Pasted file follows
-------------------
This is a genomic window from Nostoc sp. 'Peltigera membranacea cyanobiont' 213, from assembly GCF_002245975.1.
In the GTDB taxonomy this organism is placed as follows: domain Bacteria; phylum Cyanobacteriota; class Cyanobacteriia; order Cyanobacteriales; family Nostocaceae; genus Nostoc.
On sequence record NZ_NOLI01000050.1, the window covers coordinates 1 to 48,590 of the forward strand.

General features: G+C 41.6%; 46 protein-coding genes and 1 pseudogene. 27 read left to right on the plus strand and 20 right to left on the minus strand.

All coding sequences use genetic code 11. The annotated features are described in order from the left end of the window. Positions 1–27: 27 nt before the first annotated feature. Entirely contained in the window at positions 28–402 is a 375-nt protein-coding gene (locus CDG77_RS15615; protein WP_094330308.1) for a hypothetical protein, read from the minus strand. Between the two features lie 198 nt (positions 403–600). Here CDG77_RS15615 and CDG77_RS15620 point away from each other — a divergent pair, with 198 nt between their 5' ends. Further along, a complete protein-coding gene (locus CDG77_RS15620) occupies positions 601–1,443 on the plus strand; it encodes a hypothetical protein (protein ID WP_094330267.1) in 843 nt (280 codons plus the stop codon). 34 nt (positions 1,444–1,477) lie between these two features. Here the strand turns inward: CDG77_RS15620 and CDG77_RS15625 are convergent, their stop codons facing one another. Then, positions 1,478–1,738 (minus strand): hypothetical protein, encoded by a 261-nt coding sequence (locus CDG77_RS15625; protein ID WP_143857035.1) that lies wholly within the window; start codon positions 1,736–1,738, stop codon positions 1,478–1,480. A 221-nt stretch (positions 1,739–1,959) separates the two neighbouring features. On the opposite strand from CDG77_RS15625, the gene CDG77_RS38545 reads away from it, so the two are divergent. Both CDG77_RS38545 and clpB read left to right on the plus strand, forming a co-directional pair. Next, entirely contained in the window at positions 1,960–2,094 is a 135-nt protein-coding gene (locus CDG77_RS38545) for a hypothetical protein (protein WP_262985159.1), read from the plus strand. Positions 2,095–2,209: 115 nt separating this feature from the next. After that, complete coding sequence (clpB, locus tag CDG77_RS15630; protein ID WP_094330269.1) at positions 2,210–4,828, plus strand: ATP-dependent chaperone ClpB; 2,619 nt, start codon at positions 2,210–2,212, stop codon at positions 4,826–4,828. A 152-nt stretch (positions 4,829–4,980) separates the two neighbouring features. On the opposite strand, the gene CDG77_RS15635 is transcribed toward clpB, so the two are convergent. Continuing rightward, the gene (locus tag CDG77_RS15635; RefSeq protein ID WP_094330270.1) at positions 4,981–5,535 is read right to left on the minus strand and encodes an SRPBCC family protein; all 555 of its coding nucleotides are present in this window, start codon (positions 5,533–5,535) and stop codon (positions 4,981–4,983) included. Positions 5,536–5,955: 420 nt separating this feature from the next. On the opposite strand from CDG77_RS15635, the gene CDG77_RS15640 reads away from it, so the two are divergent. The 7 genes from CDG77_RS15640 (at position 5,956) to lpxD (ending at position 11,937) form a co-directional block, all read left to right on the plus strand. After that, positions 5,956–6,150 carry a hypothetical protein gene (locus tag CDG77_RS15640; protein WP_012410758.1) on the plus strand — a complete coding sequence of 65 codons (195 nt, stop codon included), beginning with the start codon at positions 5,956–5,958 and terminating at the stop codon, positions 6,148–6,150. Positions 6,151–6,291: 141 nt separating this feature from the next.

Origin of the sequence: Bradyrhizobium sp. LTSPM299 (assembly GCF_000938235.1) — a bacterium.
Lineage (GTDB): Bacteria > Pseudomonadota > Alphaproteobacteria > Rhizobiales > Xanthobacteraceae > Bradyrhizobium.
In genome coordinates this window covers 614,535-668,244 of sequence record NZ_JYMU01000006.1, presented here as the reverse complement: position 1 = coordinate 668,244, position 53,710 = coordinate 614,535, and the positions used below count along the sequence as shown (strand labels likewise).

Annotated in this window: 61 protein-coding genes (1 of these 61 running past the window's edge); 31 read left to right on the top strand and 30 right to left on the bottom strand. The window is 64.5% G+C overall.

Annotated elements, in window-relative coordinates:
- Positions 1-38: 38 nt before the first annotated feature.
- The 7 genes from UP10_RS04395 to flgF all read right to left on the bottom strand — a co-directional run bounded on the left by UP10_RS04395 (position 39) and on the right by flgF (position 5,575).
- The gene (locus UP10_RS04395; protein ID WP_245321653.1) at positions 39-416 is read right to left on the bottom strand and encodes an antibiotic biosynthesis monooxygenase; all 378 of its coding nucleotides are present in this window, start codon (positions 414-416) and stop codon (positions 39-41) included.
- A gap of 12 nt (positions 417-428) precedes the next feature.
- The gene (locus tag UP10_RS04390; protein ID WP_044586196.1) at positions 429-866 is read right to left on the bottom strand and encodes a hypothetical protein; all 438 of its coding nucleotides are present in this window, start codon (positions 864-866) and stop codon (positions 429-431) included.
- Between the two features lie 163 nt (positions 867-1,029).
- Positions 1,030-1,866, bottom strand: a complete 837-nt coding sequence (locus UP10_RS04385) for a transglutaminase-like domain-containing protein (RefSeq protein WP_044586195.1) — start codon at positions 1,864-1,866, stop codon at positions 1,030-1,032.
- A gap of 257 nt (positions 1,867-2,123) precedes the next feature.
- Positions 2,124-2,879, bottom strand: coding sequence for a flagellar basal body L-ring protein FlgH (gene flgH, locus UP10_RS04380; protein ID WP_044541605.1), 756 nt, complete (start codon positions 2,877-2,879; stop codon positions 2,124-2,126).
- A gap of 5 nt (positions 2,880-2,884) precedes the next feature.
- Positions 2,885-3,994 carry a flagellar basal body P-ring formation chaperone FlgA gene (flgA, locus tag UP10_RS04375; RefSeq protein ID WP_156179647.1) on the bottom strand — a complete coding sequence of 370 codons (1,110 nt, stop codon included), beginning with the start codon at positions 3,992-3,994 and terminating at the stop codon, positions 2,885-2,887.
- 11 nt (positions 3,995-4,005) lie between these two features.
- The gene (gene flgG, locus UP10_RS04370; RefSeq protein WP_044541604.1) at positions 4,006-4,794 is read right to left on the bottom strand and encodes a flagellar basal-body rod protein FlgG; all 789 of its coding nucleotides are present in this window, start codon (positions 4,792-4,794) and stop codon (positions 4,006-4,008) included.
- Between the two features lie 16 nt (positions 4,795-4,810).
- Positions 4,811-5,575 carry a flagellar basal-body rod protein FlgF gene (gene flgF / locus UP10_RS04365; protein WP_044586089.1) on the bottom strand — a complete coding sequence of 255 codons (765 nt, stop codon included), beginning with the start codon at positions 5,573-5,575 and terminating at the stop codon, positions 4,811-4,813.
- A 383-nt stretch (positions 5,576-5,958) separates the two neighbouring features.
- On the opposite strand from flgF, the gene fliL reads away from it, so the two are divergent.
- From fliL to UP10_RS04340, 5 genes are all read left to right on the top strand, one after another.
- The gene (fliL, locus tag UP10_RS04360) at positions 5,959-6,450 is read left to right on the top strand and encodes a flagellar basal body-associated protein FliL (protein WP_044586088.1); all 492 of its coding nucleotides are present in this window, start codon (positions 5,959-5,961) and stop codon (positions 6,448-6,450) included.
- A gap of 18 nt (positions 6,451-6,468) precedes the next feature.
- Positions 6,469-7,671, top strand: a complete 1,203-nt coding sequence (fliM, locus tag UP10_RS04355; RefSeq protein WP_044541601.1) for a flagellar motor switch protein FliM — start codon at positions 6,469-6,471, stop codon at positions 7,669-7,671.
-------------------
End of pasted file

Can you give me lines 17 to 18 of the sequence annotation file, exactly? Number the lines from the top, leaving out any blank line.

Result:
- Positions 1,030-1,866, bottom strand: a complete 837-nt coding sequence (locus UP10_RS04385) for a transglutaminase-like domain-containing protein (RefSeq protein WP_044586195.1) — start codon at positions 1,864-1,866, stop codon at positions 1,030-1,032.
- A gap of 257 nt (positions 1,867-2,123) precedes the next feature.